Lack of water was not the problem for Pierre Gaston on September 5, 2008. In fact, from the roof of his house in Gonaives, there was ten feet of water throughout the city as far as he could see. Again. Deja Vue. Just like September 27, 2004, the last time he was on his roof overlooking the flooding and devastation of Haiti’s third largest city. There was plenty of water. Pierre’s problem, and that of his family and everyone he could see, was the absence of POTABLE water. You have to have water to drink or in a few days you will perish – simple as that. And all that was available to anyone was the very muddy and polluted flood water. Drinking THAT water was horrible to imagine.
In 2008, three weeks of rain and 100 mph winds had delivered three million cubic yards of water and mud into Gonaives. Unlike hundreds of less fortunate neighbors, Pierre’s family had survived the immediate peril presented by three weeks of hurricanes: Fay, Gustav and Hanna. The bridge across which they escaped Gonaives was washed away two days later by hurricane number four: Ike. In 2004, only one storm, hurricane Jeanne, swept two thousand people to their death. That flood hit unexpectedly in the middle of one night. This time it happened slower, but the water height and destruction were the same.
When the flood receded enough to return home, Pierre found out that the municipal water system was out of commission. He stayed healthy because Haiti Outreach, along with several other disaster relief organizations, carried clean water into the city with their water truck, normally used in well drilling. Haiti Outreach also examined the city water system, which they had repaired after the hurricane in 2004. They immediately ordered the needed parts and scheduled volunteers Jim Kirzeder and Ron Ringhand to join Country Director Neil Van Dine to repair the system. Within a short period of time, Jim and Ron arrived from Minnesota, did the repairs, and soon many people in the city of Gonaives had potable water again. Only this time it was fixed in a matter of a few weeks. In 2004, it took almost four months.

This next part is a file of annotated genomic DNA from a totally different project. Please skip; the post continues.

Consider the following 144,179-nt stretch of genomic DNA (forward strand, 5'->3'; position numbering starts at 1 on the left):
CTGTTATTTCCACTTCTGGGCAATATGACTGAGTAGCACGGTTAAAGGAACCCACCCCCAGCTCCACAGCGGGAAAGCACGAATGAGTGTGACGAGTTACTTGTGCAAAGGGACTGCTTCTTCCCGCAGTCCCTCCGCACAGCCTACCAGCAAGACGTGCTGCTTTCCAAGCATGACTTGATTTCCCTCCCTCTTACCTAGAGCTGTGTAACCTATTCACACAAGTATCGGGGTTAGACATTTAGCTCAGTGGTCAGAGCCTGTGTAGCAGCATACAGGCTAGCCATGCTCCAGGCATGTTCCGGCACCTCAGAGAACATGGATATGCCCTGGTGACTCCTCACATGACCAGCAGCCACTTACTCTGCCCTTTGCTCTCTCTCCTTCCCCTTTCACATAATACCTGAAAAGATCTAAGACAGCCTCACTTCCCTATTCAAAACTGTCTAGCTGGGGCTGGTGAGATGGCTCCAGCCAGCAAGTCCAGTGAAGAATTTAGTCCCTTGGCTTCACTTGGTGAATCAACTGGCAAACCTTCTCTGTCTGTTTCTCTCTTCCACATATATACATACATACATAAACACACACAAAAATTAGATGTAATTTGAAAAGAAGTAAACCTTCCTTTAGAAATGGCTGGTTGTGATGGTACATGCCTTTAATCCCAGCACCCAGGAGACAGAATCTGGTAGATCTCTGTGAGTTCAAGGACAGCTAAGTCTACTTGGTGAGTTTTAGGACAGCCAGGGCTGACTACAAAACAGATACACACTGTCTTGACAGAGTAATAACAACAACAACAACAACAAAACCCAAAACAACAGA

Fortunately, many of the wells Haiti Outreach had dug in the vicinity after the 2004 hurricane were undamaged and were a source of clean water throughout the disaster. For Pierre, the long labor of shoveling out the mud, hauling away the wrecked vehicles, and rebuilding homes, businesses, and families began. But at least they had clean, drinkable water.
The floods in Gonaives in 2004 and 2008 have provided Haiti Outreach an opportunity to develop new kinds of collaborations with other relief agencies. We all worked together to help bring life-giving water to the people in this unfortunate city.